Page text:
As for United, obviously the first thing you want to diagnose is what happened after the break and how Ten Hag joined Ole Gunnar Solskjaer and Ralph Rangnick as a butt hitter. Much depends on individual mistakes, but what happened before the mistakes also matters. For example, I would focus not so much on how everyone was out of position after Nunes’ header, but on how they managed to either pass the ball or not clear it three times leading up to that goal. Or third, of course, blame David De Gea for conceding a goal from this angle, but don’t ignore how Salah turned Lisandro Martinez inside out before setting up Gakpo. You can go through this on your own and do your own autopsy.
The point, however, is that individual errors can happen. It is the coach’s job to eradicate systemic errors and not put players in situations where individual errors or bad moments, such as the deviation that led to four zeros, become catastrophic.
More broadly, you also need to look at the attacking side. It’s normal for heads to drop after you’re down 3-0, but frankly it’s shocking that you only managed three shots on goal (total xG 0.13 from the 50th minute). And that’s part of the manager’s job – the hard part, but that’s why they get paid big money – to make sure that doesn’t happen. Some of his in-game decisions, like keeping Anthony in the game or keeping Jadon Sancho on the bench, definitely didn’t work out as planned.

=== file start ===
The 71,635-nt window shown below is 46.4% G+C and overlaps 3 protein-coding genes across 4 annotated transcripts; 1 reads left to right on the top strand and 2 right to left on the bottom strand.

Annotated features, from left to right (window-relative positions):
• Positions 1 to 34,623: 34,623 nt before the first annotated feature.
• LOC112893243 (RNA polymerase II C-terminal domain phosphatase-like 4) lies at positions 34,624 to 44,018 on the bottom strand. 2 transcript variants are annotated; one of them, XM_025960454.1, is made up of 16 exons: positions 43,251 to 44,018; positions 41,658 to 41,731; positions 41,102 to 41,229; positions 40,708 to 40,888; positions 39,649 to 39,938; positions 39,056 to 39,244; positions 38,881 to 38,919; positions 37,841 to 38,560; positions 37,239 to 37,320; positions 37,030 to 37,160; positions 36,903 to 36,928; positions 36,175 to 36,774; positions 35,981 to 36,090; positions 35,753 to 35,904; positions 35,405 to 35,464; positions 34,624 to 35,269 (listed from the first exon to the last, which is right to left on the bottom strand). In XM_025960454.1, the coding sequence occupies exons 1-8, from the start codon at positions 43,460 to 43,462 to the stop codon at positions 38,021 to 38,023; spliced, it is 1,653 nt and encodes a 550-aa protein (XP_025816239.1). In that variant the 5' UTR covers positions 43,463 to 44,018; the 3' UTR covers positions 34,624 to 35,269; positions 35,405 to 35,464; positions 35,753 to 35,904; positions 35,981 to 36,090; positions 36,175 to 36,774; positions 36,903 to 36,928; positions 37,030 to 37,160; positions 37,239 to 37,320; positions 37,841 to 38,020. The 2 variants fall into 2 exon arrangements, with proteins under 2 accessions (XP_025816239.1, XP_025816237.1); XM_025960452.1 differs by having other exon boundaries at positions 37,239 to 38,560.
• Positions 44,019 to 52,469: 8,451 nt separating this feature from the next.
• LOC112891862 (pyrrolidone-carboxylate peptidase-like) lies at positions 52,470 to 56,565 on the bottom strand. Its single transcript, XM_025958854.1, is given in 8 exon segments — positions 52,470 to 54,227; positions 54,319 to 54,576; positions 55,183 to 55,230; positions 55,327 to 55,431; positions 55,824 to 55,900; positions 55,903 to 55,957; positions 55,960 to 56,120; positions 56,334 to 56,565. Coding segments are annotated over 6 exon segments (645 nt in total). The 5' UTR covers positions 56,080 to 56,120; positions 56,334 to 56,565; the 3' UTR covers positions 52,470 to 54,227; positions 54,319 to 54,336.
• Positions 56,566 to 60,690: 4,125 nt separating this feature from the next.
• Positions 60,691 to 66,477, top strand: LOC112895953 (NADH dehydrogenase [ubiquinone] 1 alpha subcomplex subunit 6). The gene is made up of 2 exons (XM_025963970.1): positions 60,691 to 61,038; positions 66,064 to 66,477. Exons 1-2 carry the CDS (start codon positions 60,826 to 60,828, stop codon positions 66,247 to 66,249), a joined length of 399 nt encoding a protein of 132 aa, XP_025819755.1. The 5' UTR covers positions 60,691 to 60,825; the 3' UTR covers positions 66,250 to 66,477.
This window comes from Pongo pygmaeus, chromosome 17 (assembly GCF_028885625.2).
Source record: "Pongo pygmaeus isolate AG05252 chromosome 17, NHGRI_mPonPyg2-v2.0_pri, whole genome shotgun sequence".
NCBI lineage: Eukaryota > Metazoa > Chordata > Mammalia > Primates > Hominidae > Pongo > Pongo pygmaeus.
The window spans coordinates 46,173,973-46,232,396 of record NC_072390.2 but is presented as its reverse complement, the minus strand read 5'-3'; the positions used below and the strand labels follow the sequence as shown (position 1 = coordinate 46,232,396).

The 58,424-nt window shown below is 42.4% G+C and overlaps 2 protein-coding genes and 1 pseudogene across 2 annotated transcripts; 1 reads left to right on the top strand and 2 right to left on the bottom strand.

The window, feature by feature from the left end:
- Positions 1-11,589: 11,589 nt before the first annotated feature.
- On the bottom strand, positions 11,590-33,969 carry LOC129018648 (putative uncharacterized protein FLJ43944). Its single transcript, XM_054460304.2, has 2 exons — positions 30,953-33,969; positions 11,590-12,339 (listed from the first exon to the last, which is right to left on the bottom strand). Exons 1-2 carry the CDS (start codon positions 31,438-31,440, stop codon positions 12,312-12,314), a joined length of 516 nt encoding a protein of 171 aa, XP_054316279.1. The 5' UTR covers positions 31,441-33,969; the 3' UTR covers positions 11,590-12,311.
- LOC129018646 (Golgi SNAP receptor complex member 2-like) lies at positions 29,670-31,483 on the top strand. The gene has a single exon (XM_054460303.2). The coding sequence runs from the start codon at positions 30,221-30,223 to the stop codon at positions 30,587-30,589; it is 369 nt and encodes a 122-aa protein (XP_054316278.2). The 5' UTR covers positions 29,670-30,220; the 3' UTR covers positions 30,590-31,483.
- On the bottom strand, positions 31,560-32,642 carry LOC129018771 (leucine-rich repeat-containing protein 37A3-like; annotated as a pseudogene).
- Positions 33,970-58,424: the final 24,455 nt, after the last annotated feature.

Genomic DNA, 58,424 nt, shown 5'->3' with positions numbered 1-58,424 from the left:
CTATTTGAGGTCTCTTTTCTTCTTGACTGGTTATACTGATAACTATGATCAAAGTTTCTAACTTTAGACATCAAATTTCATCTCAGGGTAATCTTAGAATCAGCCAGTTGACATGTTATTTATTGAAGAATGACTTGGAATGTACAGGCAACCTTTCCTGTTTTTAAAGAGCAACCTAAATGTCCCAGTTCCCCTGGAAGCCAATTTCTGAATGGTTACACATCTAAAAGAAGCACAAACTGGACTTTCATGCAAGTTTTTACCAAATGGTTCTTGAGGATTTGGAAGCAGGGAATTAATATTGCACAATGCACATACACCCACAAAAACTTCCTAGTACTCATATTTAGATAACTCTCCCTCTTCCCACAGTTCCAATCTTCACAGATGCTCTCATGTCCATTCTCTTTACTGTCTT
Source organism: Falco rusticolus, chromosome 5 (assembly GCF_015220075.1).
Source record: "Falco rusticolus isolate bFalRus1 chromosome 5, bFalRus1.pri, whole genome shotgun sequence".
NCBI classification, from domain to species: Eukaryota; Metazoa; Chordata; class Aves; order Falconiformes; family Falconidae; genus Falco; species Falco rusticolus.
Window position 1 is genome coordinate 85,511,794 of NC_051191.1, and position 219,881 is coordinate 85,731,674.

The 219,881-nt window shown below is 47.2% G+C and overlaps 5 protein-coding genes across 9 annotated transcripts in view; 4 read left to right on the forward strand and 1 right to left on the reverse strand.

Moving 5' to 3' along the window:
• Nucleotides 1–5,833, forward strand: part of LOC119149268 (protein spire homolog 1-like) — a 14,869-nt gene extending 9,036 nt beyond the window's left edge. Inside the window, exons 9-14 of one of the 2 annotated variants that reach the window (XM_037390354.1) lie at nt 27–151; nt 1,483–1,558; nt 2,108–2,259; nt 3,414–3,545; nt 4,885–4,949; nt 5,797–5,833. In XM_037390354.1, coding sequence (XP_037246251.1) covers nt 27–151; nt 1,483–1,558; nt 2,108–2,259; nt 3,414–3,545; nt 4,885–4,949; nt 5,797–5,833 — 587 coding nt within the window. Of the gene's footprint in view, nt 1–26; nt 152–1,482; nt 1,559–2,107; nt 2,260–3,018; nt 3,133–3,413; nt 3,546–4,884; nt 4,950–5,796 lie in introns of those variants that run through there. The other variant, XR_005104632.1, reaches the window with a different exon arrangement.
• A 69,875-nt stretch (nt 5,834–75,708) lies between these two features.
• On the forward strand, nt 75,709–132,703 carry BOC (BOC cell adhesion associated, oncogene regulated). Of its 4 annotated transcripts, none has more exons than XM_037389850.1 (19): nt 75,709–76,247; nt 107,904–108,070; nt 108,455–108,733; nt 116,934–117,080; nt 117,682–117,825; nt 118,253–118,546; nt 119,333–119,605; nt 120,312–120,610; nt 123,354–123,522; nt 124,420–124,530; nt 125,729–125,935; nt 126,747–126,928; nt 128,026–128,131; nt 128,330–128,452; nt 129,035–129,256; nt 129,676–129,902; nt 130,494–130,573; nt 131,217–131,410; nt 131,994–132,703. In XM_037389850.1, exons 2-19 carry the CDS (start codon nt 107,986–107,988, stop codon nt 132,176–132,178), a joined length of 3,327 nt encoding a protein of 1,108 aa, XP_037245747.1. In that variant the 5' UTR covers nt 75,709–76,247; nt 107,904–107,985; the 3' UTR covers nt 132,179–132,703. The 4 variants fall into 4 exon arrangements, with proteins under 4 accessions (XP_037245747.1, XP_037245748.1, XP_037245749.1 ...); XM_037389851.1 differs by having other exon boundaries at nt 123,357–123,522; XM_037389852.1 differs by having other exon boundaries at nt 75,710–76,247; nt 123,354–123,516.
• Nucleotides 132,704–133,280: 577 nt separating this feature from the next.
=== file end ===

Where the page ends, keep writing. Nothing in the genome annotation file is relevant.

It’s also obvious how you react. Ten Hag will have to convince his players that it was a trifle and not an opportunity to learn something: when players make mistakes like the ones on Sunday, they don’t need to be reminded that they screwed up.
Klopp may want to double down on what he said after the game when he noted that he thought such a game “doesn’t belong to Liverpool this season”. He’s right: it was a terrible campaign. But it happened, and this is an opportunity to channel that into a positive run to the top four.
Real Madrid’s large artillery mounts failed to fire back at Betis, leaving the La Liga title hanging in the balance.
Betis are fifth in the table, so it would be foolish for Real Madrid to go to Benito Villamarin and count on an easy three points. At the same time, Manuel Pellegrini was left without Nabil Fekir and Sergio Canales, perhaps two of the most talented players, and for Real Madrid it was a more important victory than for Betis.
And yet it seemed that the visitors began to really play only at the hour mark. Prior to this, Thibaut Courtois won twice (refusing Borja Iglesias and Ayoze Perez). Real have created enough chances – many of them late – but again, more through individual than collective action. And when two of the biggest stars, Karim Benzema and Vinicius, have a day off, it becomes very difficult to find a way out. Especially when Luka Modric, Real Madrid’s most trusted creative spark, is sidelined. (We may have a very different debate about whether the 37-year-old should be Madrid’s main creative force, but that’s another matter.)
It’s still too early to crown Barcelona and the Madrid players have said they still believe. But to score nine points against an opponent who will no longer play in European competition in the middle of the week is a lot.